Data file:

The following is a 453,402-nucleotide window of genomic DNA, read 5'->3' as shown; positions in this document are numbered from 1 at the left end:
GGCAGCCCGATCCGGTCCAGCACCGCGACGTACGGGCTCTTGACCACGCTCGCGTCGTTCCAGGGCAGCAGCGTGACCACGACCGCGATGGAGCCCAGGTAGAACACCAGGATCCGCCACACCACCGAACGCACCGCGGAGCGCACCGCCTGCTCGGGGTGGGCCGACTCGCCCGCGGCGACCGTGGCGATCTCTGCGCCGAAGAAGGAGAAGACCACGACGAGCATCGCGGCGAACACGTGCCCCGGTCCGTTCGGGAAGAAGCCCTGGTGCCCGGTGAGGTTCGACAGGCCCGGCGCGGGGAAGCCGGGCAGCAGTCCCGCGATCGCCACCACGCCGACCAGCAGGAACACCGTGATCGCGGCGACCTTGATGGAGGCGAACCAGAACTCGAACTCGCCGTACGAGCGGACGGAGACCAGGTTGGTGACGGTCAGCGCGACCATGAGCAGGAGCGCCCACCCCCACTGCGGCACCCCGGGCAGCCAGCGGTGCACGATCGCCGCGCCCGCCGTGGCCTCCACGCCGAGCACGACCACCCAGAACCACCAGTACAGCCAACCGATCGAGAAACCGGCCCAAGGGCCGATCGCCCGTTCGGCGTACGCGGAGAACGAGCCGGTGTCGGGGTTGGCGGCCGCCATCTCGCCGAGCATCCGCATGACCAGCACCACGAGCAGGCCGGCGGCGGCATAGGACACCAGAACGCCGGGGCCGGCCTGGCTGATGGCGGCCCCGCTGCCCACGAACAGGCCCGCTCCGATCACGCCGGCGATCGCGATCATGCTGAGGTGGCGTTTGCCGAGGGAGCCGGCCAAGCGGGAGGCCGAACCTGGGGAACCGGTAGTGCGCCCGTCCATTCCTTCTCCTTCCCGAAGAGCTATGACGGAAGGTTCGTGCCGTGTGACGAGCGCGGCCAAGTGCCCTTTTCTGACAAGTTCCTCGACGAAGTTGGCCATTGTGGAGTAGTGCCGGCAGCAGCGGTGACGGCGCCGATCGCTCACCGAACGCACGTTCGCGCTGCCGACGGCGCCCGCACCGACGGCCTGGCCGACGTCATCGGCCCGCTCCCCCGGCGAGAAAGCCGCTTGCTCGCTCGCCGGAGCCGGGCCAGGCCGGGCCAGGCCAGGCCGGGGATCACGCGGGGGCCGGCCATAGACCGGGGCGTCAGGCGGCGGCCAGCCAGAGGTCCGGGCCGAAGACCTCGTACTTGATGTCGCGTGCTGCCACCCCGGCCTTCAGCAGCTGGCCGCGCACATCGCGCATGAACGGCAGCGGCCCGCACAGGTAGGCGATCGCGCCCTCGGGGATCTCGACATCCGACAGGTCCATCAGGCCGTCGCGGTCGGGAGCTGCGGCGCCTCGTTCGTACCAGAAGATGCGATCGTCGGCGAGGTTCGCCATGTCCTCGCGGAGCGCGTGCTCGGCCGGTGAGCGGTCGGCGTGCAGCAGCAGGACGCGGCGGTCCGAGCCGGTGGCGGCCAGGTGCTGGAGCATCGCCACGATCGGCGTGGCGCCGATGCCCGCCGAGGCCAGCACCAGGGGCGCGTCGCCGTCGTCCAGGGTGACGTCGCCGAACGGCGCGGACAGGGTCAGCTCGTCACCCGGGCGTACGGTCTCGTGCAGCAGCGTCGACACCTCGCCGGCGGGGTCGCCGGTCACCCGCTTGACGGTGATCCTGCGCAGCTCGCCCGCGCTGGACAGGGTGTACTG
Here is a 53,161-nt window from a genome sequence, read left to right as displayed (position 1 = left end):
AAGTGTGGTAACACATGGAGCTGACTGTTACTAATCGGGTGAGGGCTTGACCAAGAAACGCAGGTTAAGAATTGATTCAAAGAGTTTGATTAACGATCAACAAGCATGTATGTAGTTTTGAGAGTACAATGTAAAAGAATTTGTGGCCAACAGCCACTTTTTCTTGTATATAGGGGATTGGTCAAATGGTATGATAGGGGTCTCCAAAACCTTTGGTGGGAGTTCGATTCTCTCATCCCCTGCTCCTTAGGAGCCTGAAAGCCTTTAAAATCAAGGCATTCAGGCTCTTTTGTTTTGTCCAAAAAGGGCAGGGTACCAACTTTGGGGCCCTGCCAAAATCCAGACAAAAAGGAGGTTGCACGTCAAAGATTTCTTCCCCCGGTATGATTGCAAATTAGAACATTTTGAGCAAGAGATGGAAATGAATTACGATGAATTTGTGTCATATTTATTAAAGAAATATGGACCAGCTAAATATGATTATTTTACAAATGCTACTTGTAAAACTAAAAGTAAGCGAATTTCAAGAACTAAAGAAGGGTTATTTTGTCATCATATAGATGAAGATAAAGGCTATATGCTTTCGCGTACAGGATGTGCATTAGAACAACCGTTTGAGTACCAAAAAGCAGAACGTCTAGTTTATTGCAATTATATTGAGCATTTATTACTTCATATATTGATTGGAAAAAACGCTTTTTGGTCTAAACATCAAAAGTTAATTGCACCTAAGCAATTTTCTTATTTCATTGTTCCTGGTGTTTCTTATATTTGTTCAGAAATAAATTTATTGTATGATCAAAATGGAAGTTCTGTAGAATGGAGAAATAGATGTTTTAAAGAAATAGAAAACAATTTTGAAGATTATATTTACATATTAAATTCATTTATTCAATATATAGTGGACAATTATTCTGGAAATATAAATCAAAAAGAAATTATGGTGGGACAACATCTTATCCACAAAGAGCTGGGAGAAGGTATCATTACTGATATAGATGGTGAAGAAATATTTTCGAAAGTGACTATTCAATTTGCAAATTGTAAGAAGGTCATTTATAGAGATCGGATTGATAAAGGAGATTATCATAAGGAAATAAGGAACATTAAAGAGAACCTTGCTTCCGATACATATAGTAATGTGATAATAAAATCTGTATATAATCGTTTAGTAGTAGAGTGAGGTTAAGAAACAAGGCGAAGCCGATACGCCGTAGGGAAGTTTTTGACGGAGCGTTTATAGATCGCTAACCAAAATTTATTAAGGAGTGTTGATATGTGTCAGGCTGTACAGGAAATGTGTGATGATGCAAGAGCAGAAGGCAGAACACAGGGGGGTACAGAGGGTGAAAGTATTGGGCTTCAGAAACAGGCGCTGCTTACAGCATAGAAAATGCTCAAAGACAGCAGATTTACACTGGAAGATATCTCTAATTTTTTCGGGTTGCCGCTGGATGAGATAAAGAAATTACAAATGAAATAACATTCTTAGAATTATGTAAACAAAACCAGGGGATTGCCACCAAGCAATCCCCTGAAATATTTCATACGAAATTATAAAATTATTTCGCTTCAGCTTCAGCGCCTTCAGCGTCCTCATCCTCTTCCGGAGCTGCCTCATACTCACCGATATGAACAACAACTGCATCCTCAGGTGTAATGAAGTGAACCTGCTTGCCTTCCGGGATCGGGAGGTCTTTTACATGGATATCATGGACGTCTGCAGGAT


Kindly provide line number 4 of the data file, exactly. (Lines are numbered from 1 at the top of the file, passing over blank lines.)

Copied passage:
AAGTGTGGTAACACATGGAGCTGACTGTTACTAATCGGGTGAGGGCTTGACCAAGAAACGCAGGTTAAGAATTGATTCAAAGAGTTTGATTAACGATCAACAAGCATGTATGTAGTTTTGAGAGTACAATGTAAAAGAATTTGTGGCCAACAGCCACTTTTTCTTGTATATAGGGGATTGGTCAAATGGTATGATAGGGGTCTCCAAAACCTTTGGTGGGAGTTCGATTCTCTCATCCCCTGCTCCTTAGGAGCCTGAAAGCCTTTAAAATCAAGGCATTCAGGCTCTTTTGTTTTGTCCAAAAAGGGCAGGGTACCAACTTTGGGGCCCTGCCAAAATCCAGACAAAAAGGAGGTTGCACGTCAAAGATTTCTTCCCCCGGTATGATTGCAAATTAGAACATTTTGAGCAAGAGATGGAAATGAATTACGATGAATTTGTGTCATATTTATTAAAGAAATATGGACCAGCTAAATATGATTATTTTACAAATGCTACTTGTAAAACTAAAAGTAAGCGAATTTCAAGAACTAAAGAAGGGTTATTTTGTCATCATATAGATGAAGATAAAGGCTATATGCTTTCGCGTACAGGATGTGCATTAGAACAACCGTTTGAGTACCAAAAAGCAGAACGTCTAGTTTATTGCAATTATATTGAGCATTTATTACTTCATATATTGATTGGAAAAAACGCTTTTTGGTCTAAACATCAAAAGTTAATTGCACCTAAGCAATTTTCTTATTTCATTGTTCCTGGTGTTTCTTATATTTGTTCAGAAATAAATTTATTGTATGATCAAAATGGAAGTTCTGTAGAATGGAGAAATAGATGTTTTAAAGAAATAGAAAACAATTTTGAAGATTATATTTACATATTAAATTCATTTATTCAATATATAGTGGACAATTATTCTGGAAATATAAATCAAAAAGAAATTATGGTGGGACAACATCTTATCCACAAAGAGCTGGGAGAAGGTATCATTACTGATATAGATGGTGAAGAAATATTTTCGAAAGTGACTATTCAATTTGCAAATTGTAAGAAGGTCATTTATAGAGATCGGATTGATAAAGGAGATTATCATAAGGAAATAAGGAACATTAAAGAGAACCTTGCTTCCGATACATATAGTAATGTGATAATAAAATCTGTATATAATCGTTTAGTAGTAGAGTGAGGTTAAGAAACAAGGCGAAGCCGATACGCCGTAGGGAAGTTTTTGACGGAGCGTTTATAGATCGCTAACCAAAATTTATTAAGGAGTGTTGATATGTGTCAGGCTGTACAGGAAATGTGTGATGATGCAAGAGCAGAAGGCAGAACACAGGGGGGTACAGAGGGTGAAAGTATTGGGCTTCAGAAACAGGCGCTGCTTACAGCATAGAAAATGCTCAAAGACAGCAGATTTACACTGGAAGATATCTCTAATTTTTTCGGGTTGCCGCTGGATGAGATAAAGAAATTACAAATGAAATAACATTCTTAGAATTATGTAAACAAAACCAGGGGATTGCCACCAAGCAATCCCCTGAAATATTTCATACGAAATTATAAAATTATTTCGCTTCAGCTTCAGCGCCTTCAGCGTCCTCATCCTCTTCCGGAGCTGCCTCATACTCACCGATATGAACAACAACTGCATCCTCAGGTGTAATGAAGTGAACCTGCTTGCCTTCCGGGATCGGGAGGTCTTTTACATGGATATCATGGACGTCTGCAGGAT